Many factors must be considered.  In Pennsylvania, eligibility for gifted services is determined based on a “Gifted multidisciplinary evaluation.”  This evaluation, which is conducted by the school’s Gifted Multidisciplinary Team (“GMDT”) must be sufficient in scope and depth to investigate information relevant to the student’s suspected giftedness, including academic functioning, learning strengths and educational needs.  This process MUST include information from the parents or others who interact with the student on a regular basis and may include information from the student if appropriate. 

The key here is that the Team must base its decision on a wide variety of factors, from many sources, and must not rely too heavily on any one source of information (e.g., a single test score).

No.  Gifted students are legally entitled to individualized gifted services.  One-size-fits-all programs are by definition not permitted under Pennsylvania law.  Your child’s individualized services should be determined by his/her GIEP team, which includes you and should be stated clearly in his Gifted Individualized Education Plan (GIEP).  Trust your instinct.  The program should not feel “generic” or “cookie-cutter.”

No.  Your District cannot categorically eliminate all gifted services in one of its schools.  If your child has outstanding intellectual or creative abilities that cannot be developed through the courses of instruction offered generally by her school, including AP/honors/advanced classes, she is entitled to individualized gifted services. 

Because it’s not in there!  There is presently no right to gifted education under federal law.  Your child’s right to gifted education comes entirely from Pennsylvania (state) law.  The rules related to these rights can be found in Chapter 16 of Pennsylvania’s Education Code (https://pacodeandbulletin.gov/Display/pacode?file=/secure/pacode/data/022/chapter16/chap16toc.html)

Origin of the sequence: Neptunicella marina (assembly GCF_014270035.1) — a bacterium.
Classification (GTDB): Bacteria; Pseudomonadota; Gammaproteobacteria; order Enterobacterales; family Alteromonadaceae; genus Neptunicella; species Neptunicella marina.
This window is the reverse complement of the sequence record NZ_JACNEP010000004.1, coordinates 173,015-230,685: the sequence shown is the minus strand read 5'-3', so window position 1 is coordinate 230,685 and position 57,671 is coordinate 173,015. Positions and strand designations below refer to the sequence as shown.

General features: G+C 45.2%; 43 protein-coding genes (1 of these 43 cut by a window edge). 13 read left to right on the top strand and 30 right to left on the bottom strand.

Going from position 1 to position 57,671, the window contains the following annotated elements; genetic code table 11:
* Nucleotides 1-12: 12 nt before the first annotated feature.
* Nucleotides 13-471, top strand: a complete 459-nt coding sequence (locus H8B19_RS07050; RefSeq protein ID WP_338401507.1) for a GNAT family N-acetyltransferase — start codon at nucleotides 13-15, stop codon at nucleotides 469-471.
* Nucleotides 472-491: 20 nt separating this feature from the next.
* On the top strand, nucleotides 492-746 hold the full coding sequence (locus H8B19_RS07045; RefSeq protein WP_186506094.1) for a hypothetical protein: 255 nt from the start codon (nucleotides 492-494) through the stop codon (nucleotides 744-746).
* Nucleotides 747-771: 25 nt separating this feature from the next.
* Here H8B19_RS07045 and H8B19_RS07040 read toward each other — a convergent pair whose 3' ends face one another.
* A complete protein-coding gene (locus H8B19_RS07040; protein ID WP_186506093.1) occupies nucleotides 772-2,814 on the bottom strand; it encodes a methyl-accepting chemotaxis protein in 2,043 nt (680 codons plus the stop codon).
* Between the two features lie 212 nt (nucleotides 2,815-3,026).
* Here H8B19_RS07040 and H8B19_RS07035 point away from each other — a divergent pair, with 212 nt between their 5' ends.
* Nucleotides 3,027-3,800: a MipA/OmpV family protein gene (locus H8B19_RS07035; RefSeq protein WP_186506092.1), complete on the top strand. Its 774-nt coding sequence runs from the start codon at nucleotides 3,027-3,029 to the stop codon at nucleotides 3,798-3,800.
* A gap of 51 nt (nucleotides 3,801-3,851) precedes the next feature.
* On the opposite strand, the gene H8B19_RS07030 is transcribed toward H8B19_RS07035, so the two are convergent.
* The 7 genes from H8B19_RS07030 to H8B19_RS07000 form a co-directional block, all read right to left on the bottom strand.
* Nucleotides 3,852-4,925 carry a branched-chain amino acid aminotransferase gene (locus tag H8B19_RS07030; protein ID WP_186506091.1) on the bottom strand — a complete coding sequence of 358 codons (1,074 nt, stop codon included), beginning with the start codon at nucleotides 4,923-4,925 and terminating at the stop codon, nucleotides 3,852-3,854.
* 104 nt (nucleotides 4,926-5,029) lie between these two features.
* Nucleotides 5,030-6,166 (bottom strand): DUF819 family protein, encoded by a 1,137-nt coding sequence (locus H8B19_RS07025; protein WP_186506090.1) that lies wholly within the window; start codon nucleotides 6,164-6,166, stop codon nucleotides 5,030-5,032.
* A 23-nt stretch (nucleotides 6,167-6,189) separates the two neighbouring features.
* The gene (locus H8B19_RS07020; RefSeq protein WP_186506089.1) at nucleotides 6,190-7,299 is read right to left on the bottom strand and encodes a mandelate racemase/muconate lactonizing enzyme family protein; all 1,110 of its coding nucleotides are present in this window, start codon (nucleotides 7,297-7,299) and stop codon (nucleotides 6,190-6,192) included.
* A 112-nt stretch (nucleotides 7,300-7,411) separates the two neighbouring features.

In Pennsylvania, if you disagree with the District’s determination you can request mediation or file a complaint for an impartial Due Process hearing.  You can also take these steps if your child is deemed eligible, but you disagree with the District’s determination of the type or level of gifted services offered or provided. 

Before you take either of these steps, we strongly encourage you to contact us. 

NOTE:  The gifted regulations do not include any “statute of limitations” for claims made against Districts for failure to provide appropriate gifted services.  However, courts in this jurisdiction frequently impose a ONE YEAR statute of limitations on these claims. This means that you must bring your claim within ONE YEAR of when you knew or should have known that your District violated the gifted regulations.  This statute of limitations is SHORTER than the one used in special education cases under IDEA.  This can be very confusing and problematic for families, especially those whose children have both a GIEP and an IEP.  This is one of many reasons why we urge you to contact us immediately if you have concerns about your child’s gifted education rights.   

Chapter 16 of Pennsylvania’s Education Code sets forth the rights of gifted students in the Commonwealth. https://pacodeandbulletin.gov/Display/pacode?file=/secure/pacode/data/022/chapter16/chap16toc.html

The Pennsylvania Association of Gifted Students (PAGE) is a nonprofit advocacy organization dedicated to helping gifted learners, parents and educators. https://www.giftedpage.org/

National Association for Gifted Children: www.nagc.org